The Revolutionary Party and the Fourth International

The struggle for a secular and democratic Palestine will be carried out to the end by the working class, the peasants, and the dispossessed youth of Palestine and the Arab countries, clashing against imperialism, the State of Israel, the Arab regimes as well as the Palestinian bourgeoisie itself. The dynamics of this struggle for national liberation are therefore anti-capitalist and internationalist. To carry out this program, it is necessary to build a new Palestinian party that is socialist and revolutionary, as part of an International organization.

The Fourth International, in the year of its foundation in 1938, promoted a small group in Palestine, at this time under the British mandate, called the Revolutionary Communist League (RCL). The RCL was formed under the impact of major events on the world’s stage.

In 1932, the Communist International (Comintern) applied an ultra-leftist policy of “social fascism” in Germany, facilitating the rise of Nazism. Leon Trotsky wrote extensively about this event, argued against the Comintern position,  and attracted two small groups towards revolutionary positions: a small group of young people in Palestine led by Tony Cliff (Yigael Gluckstein) originally from the Poale Zion youth and by his companion Chanie, member of Hashomer Hatzair, who broke with these “left-wing Zionist” organizations. They were joined by German militants who broke with the German Communist Party (Opposition), a split from the KPD led by Heinrich Brandler, and who adhered to Trotskyist positions, including the worker Jacob Taut.

Another great betrayal – the 1939 pact between Hitler and Stalin – influenced the arrival of Arab leading cadres from the Palestinian Communist Party to the RCL: the first was the Palestinian Jabra Nicola, then a member of the Central Committee of the PCP and editor of its trade union newspaper Al- Nur; later he was joined by the general secretary of the National Liberation League (NLL – formed after the division of the PCP in 1943 between a PCP exclusively formed by militants of Jewish origin, and the NLL exclusively formed by Arab militants); furthermore, at the event of the 1944 railway strike, an important railway union leader from the NLL joined them.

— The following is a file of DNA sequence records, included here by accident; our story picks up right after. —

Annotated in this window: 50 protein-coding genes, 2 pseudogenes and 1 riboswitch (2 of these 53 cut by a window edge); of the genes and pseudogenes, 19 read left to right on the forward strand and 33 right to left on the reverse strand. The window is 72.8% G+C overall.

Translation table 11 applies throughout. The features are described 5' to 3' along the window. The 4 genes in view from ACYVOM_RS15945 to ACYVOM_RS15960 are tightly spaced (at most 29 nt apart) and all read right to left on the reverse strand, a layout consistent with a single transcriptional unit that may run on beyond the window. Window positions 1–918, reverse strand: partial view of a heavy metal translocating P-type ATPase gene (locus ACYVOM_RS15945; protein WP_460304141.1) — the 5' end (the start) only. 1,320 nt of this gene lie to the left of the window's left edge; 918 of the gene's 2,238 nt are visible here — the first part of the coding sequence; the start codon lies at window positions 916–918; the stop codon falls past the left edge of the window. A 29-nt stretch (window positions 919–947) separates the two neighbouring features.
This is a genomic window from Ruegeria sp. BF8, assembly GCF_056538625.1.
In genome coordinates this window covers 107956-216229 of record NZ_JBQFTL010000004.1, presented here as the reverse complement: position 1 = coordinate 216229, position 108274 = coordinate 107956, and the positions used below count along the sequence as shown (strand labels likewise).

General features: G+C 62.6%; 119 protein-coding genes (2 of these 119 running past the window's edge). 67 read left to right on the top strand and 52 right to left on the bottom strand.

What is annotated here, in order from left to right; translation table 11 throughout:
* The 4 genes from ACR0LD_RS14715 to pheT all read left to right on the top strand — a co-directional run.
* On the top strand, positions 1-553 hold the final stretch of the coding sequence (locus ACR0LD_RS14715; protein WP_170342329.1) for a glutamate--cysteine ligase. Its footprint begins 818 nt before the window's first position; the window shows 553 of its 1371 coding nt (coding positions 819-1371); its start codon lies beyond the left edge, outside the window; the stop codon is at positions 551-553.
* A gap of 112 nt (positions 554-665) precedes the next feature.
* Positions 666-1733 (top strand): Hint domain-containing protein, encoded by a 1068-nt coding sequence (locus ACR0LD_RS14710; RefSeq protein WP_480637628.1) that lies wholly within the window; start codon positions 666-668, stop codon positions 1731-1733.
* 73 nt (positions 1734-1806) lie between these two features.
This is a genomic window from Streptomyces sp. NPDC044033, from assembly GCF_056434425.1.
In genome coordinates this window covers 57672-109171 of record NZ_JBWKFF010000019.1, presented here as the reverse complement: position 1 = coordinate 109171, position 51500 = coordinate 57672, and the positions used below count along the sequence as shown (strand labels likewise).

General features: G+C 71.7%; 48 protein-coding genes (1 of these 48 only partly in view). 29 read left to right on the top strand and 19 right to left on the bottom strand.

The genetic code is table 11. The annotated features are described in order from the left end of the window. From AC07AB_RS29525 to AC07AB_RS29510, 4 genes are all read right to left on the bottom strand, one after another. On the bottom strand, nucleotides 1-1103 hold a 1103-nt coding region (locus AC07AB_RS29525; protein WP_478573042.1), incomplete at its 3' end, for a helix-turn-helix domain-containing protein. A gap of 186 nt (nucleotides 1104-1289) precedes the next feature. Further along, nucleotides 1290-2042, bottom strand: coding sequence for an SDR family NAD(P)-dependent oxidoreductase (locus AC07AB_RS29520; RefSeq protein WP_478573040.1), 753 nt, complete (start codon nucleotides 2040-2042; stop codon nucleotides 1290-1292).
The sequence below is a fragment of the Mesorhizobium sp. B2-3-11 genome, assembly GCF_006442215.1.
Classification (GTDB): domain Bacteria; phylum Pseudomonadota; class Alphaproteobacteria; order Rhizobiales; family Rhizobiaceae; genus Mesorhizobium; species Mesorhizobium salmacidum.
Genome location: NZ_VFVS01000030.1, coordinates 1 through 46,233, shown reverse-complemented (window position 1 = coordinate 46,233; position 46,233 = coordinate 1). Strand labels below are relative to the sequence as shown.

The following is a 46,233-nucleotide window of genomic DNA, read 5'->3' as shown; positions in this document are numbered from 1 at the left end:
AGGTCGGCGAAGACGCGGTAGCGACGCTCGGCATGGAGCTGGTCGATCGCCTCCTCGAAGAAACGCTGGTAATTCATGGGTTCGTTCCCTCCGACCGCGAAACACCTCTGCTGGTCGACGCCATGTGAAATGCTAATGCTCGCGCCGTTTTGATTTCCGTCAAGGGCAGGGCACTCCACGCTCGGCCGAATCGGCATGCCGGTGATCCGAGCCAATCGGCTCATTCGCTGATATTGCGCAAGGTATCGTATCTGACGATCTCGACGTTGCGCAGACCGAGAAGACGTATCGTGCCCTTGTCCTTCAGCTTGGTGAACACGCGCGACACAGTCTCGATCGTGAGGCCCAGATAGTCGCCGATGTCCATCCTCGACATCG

The RCL’s political orientation was, in the words of Tony Cliff, “Arab workers should fight Zionism and imperialism and break with the reactionary Arab leadership; Jewish workers should join the Arab masses in the struggle.”

The RCL had no illusions about Zionist colonization. On the contrary, they opposed Jewish immigration to Palestine because this immigration placed European Jewish refugees at the service of the Zionist colonization machine against the Palestinian population. Instead, they stood for the opening of the borders of the United Kingdom and the United States to Jewish immigration, destinations preferred by Jewish refugees, as an alternative to Palestine. From their own experience, they were familiar with the “leftwing” Zionist organizations and the kibbutz (collective farms for Jewish settlers) which they knew did not represent any kind of socialist experiment. On the contrary, they were the spearhead for the colonization of Arab lands and the expulsion of the Palestinian population.[i]

Consistent with this position, the RCL opposed the 1947 UN partition of Palestine and the formation of the State of Israel in 1948, unlike the Communist Party which, following Stalin’s position, supported the partition and the formation of Israel, pillars of the Palestinian Nakba.

In spite of their principled anti-Zionist stand, the RCL held a mistaken assessment of the role of social classes in the struggle for the liberation of Palestine and the entire Arab east. They advocated an alliance between the Palestinian working class and the Jewish working class to confront imperialism, Zionism and reactionary Arab elites. But this alliance was impossible due to the exclusionary colonialist nature of the Zionist enterprise, today called settler colonialism.

Tony Cliff himself acknowledged this issue in his biography:

Of course there was class conflict within the Jewish community in Palestine. Workers and capitalists did fight round wages and conditions. But the Zionist colonial expansion blunted the class struggle and prevented it from taking the political form of opposition to Zionism and imperialism, and solidarity with the Arab exploited and oppressed.”[ii]

Palestinian Marxist revolutionary Ghassan Kanafani also analyzes the relationship between class struggle and colonization: